It is seriously proposed, by the great bicycle manufacturers of the country, to build an asphalt road, from 20 to 35 feet wide, and extending from New York to Chicago. At all events, the proposition is announced to have been made in good faith, and has already been discussed in the daily papers.
Peter Gendron, of the Gendron Iron Wheel Co., of Toledo, Ohio, is reported to be the prime mover in this remarkable scheme, which is said to be under consideration by the bicycle makers of the country. A highway of this character would be, indeed, an object lesson is propagating the gospel of good roads. We will watch the future development of this enterprise with interest.I'm a sucker for old-timey language, and I seriously would like to own stock in the "Gendron Iron Wheel Company of Toledo". Obviously, a thousand-mile "bicycle road" never came to fruition, but paved highways were a reality in most of the country within a quarter-century. This is yet another reminder of the role the cyclists' lobby played in developing the federal roads-building projects of the early twentieth century.
Some cycling amenities were built, however, like the pictured California Cycleway. It looks suspiciously like this recently-erected cycle bridge in the Netherlands. A private consortium built the link between Pasadena and Los Angeles, but eventually went bankrupt. The right-of-way was later used for a streetcar line, and finally became the Arroyo Seco Parkway, one of the world's first freeways. Quite the encapsulation of Southern California history.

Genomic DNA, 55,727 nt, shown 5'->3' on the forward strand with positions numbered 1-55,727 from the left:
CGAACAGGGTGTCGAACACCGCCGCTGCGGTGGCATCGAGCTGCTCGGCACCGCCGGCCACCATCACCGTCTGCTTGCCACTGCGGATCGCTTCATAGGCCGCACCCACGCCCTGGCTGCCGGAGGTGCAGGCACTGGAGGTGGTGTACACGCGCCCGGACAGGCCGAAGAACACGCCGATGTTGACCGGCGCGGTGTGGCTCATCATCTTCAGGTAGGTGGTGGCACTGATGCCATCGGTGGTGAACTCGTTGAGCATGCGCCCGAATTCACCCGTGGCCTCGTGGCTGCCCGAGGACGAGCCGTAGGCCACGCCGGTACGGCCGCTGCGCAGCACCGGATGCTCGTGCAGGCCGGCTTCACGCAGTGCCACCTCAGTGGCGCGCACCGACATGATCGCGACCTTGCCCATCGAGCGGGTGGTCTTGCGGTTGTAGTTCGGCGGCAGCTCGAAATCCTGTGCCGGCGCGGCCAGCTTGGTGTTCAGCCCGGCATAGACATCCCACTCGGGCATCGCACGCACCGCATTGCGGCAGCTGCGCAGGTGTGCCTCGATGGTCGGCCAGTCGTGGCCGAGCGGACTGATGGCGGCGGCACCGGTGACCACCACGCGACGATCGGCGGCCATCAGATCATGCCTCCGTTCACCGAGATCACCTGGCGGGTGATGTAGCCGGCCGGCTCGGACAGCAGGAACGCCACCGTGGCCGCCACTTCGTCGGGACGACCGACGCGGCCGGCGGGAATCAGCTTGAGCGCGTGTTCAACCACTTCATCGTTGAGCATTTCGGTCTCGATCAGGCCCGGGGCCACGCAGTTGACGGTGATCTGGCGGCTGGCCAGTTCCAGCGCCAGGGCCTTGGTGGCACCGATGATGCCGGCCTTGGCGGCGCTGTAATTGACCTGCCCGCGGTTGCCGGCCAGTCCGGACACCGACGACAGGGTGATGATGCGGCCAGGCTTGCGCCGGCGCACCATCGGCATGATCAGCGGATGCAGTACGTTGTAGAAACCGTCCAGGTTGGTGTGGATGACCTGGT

Of course, bicycles were all the rage at the turn of the last century. Races draw huge crowds to velodromes around the country. Check out this view showing the start of a bicycle race outside Chicago's historic Water Tower on Michigan Avenue overlaid on the modern streetscene.
Be prepared to lose the rest of your day after clicking the link, as it directs you to WhatWasThere.com, a site that allows users to upload historic photos and layer them over modern Google Streetview images. This is a website that I've been wanting to exist for quite some time, and was quite glad to find it. So glad in fact, that much of my free time over the past few weeks has been spent filling in the map of Chicago's Near Northwest Side, among other places. I can envision this being an indispensable tool for urban planners, historians, educators and all manner of folk with an interest in changes to the built enviornment. See these views of Logan Square in the '30s or of the 1966 Division Street Riots for some other great contrasts.